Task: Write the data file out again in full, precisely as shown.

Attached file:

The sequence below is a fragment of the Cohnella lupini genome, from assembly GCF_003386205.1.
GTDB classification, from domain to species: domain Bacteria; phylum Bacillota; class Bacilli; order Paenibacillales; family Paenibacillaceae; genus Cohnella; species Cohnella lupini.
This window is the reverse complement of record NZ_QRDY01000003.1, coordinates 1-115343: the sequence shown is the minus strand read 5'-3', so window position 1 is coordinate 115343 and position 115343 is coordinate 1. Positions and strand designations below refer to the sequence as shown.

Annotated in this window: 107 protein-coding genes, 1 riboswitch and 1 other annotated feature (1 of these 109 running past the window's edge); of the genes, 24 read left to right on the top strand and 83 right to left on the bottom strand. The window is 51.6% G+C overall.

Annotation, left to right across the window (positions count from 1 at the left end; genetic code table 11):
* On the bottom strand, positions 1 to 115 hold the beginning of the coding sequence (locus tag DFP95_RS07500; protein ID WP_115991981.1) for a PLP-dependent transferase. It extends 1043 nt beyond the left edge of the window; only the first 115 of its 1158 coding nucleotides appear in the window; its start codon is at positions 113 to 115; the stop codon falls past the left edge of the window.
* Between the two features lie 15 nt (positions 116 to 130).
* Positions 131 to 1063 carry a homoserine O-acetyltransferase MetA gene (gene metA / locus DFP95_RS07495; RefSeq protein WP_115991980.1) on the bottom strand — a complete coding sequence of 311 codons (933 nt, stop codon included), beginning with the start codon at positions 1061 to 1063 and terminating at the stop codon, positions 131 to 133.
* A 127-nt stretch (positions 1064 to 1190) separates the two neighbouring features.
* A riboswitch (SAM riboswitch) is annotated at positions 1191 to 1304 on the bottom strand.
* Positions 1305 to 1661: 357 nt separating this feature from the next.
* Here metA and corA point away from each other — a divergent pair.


The sequence below is a fragment of the Cohnella lupini genome, from assembly GCF_003386205.1.
GTDB classification, from domain to species: domain Bacteria; phylum Bacillota; class Bacilli; order Paenibacillales; family Paenibacillaceae; genus Cohnella; species Cohnella lupini.
This window is the reverse complement of record NZ_QRDY01000003.1, coordinates 1-115343: the sequence shown is the minus strand read 5'-3', so window position 1 is coordinate 115343 and position 115343 is coordinate 1. Positions and strand designations below refer to the sequence as shown.

Annotated in this window: 107 protein-coding genes, 1 riboswitch and 1 other annotated feature (1 of these 109 running past the window's edge); of the genes, 24 read left to right on the top strand and 83 right to left on the bottom strand. The window is 51.6% G+C overall.

Annotation, left to right across the window (positions count from 1 at the left end; genetic code table 11):
* On the bottom strand, positions 1 to 115 hold the beginning of the coding sequence (locus tag DFP95_RS07500; protein ID WP_115991981.1) for a PLP-dependent transferase. It extends 1043 nt beyond the left edge of the window; only the first 115 of its 1158 coding nucleotides appear in the window; its start codon is at positions 113 to 115; the stop codon falls past the left edge of the window.
* Between the two features lie 15 nt (positions 116 to 130).
* Positions 131 to 1063 carry a homoserine O-acetyltransferase MetA gene (gene metA / locus DFP95_RS07495; RefSeq protein WP_115991980.1) on the bottom strand — a complete coding sequence of 311 codons (933 nt, stop codon included), beginning with the start codon at positions 1061 to 1063 and terminating at the stop codon, positions 131 to 133.
* A 127-nt stretch (positions 1064 to 1190) separates the two neighbouring features.
* A riboswitch (SAM riboswitch) is annotated at positions 1191 to 1304 on the bottom strand.
* Positions 1305 to 1661: 357 nt separating this feature from the next.
* Here metA and corA point away from each other — a divergent pair.